o
C, with an HRT of 1.5 days. The thermophilic
pasteurisation stage operates at 55
o
C with a retention time of approximately 1.5 days
incorporating a 5-hour hold time. Therefore, EEH, in its simplest form, is biological hydrolysis
followed by a stage treating the sludge at a specified elevated temperature for a specified time.


























Figure 4: Enhanced Enzymic Hydrolysis Flowsheet

All reactor vessels are mixed using gas mixing, and sludge is moved through the plant in a
reverse cascaded batch. Electrical energy can be generated via a biogas powered CHP, and heat
recovered from the CHP plant is used to provide all the heating requirements of the process
stream. Heat is transferred into RV1 and RV4 via sludge-to-water heat exchangers. Under
normal circumstances, the process is self-sufficient in energy, and does not require any
supplementary fuel. The break-point for energy self-sufficiency is approximately 5.5% d.s. w/w.
As both hydrolysis and the energy balance improve with higher dry solids concentrations in the
feed sludge, the standard design is in the range 6.0 to 8.0% dry solids. The process can tolerate
lower sludge feeds, but this will result in a reduction in hydrolysis efficiency, a reduction in volatile
destruction, a reduction in the environmental pressures applied to pathogen indicator organisms,
and a deleterious effect on the energy balance of the plant. Generally, if the feed sludge
13
th
European Biosolids & Organic Resources Conference & Workshop

www.european-biosolids.com

Organised by Aqua Enviro Technology Transfer

thickness is in the range 5.5% to 6.0% d.s. supplementary heating will be required during the
winter months. If the feed sludge is greater than 6.0%, the system is self-sufficient in energy.
Second stage heat is transferred to RV4 via a sludge recirculation / transfer line. This ensures
that all the contents of the sludge pass directly through the HEX, so that all the sludge is raised to
the correct temperature without hot / cold spots. As the sludge is raised to 55
o
C in the EEH stage,
the sludge has to be cooled back down to approximately 40
o
C for mesophilic digestion.

Enhanced Enzymic Hydrolysis using Steam Heating

The next development of enzymic hydrolysis was to develop a system where the second stage
heating uses steam, as a replacement for the sludge-to-water heat exchanger. The reason for
this was to remove the risk of vivianite (Fe
3
(PO
4
)
2
.8H
2
0) precipitation. At several Anglian Water
sites, iron salts are dosed into the activated sludge plants to precipitate phosphate and comply
with the treated effluent consent standards. At some of these sites, Anglian Water operated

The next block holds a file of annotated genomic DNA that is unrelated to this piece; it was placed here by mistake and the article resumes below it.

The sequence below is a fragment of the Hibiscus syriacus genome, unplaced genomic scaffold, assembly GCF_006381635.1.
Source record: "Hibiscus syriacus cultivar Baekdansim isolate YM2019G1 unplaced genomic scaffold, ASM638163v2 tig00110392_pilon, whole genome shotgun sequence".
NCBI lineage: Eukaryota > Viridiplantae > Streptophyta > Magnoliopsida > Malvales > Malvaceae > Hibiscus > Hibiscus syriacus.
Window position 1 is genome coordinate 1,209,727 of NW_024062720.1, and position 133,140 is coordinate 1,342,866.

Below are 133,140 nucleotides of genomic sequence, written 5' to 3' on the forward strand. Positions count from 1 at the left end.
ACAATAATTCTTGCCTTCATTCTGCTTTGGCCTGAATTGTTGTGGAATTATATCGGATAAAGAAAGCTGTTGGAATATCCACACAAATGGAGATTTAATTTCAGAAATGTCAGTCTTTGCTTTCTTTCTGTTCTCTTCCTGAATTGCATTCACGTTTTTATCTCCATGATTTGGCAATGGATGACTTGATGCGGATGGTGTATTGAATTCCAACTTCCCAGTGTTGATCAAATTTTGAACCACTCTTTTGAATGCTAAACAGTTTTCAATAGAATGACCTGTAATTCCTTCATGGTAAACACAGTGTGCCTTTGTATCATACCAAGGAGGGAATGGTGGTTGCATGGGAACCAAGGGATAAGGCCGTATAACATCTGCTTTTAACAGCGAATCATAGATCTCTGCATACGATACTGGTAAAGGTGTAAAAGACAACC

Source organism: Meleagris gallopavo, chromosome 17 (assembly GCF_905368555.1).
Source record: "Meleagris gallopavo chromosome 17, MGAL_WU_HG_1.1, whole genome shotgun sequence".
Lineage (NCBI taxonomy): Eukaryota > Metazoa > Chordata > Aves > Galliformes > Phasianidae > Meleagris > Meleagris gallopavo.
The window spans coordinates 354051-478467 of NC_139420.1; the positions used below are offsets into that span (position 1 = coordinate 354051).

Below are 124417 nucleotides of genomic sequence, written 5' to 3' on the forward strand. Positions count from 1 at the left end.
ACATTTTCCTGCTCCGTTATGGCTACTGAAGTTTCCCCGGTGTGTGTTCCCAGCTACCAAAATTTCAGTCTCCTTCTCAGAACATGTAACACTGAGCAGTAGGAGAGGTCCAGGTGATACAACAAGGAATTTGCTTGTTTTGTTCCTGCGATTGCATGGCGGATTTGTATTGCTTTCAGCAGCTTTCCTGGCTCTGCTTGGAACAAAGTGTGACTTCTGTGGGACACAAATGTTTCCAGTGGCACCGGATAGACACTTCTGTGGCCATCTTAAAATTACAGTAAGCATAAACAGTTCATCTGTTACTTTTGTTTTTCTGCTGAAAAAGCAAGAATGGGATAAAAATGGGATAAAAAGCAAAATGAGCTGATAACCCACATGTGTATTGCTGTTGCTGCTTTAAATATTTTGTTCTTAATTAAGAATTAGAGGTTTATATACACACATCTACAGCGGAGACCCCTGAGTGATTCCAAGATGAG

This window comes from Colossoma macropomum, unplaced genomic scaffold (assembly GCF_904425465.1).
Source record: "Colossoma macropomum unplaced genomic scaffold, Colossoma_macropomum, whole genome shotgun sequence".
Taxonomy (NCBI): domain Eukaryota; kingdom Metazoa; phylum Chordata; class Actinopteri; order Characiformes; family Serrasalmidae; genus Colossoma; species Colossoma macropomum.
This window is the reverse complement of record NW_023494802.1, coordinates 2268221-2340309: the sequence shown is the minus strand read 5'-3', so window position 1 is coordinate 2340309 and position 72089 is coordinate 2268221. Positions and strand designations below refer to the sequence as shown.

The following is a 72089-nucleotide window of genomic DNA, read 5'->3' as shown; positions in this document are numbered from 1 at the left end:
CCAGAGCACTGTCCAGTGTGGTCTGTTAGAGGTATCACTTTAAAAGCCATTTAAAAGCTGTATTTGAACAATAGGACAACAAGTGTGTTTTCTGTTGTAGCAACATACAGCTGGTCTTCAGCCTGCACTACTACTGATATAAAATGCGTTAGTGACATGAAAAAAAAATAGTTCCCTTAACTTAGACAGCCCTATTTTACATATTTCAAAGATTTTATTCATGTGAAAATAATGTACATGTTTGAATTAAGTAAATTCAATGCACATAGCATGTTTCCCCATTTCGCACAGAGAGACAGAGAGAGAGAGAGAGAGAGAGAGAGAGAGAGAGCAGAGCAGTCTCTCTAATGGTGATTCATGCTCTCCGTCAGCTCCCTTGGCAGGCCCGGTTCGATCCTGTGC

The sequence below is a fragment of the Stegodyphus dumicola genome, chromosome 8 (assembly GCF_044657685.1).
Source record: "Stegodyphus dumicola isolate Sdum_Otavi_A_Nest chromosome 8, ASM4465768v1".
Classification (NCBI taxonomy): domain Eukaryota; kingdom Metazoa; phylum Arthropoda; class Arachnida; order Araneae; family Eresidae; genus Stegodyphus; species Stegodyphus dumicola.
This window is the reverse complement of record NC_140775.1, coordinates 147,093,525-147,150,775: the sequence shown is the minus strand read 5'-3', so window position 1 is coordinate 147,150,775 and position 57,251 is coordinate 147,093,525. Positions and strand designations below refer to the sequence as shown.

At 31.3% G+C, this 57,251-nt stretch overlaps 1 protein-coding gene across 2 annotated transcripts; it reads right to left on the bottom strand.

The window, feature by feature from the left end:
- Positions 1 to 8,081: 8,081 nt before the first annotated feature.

sludge pasteurisation plants. At these particular sites, water-to-sludge and sludge-to-sludge heat
exchangers have scaled with vivianite (Fe
3
(PO
4
)
2
.8H
2
O), which has been a major operational
issue. The scaling occurs only on the exchanger sides where the sludge is being heated and
only when sludge temperature rises above 40
o
C to 45
o
C. Vivianite scaling did not occur on
exchanger sides where the sludge was being cooled. No method had been found to prevent the
scaling, and the scale has to be physically removed.

























Figure 5 Enhanced Enzymic Hydrolysis (Steam Heating) Flowsheet

To circumvent scaling in the second stage heat exchanger, an alternative method of sludge
heating was developed. As with EH, the stage 1 heat exchanger servicing RV1 will transfer waste
heat from the jacket of the CHP to heat the sludge to 42
o
C. At this temperature, vivianite scaling
should not occur. However, the second stage heat exchanger servicing RV4 has been replaced
by direct steam injection, and the steam is raised by recovering high-grade heat from the CHP
exhaust. A steam-to-water heat exchanger has also been included, such that excess high-grade
heat can be used to supplement the heating of RV1 if required.
13
th
European Biosolids & Organic Resources Conference & Workshop

www.european-biosolids.com

Organised by Aqua Enviro Technology Transfer

The flow sheet for Enhanced Enzymic Hydrolysis using steam is shown in Figure 5. Where a
wastewater treatment plant removes phosphate using iron salts, and the resulting ferrous
phosphate rich sludge undergoes heat treatment above 40
o
C to 45
o
C EEH is replaced by EEH
(Steam).

The process is similar to EEH, with the exception of the heating system. EEH (Steam) combines
three serial CSTRs with a three-reactor pasteurisation stage as before. Low-grade heat from the
CHP cooling jacket is transferred into RV1 via a sludge-to-water heat exchanger, but high-grade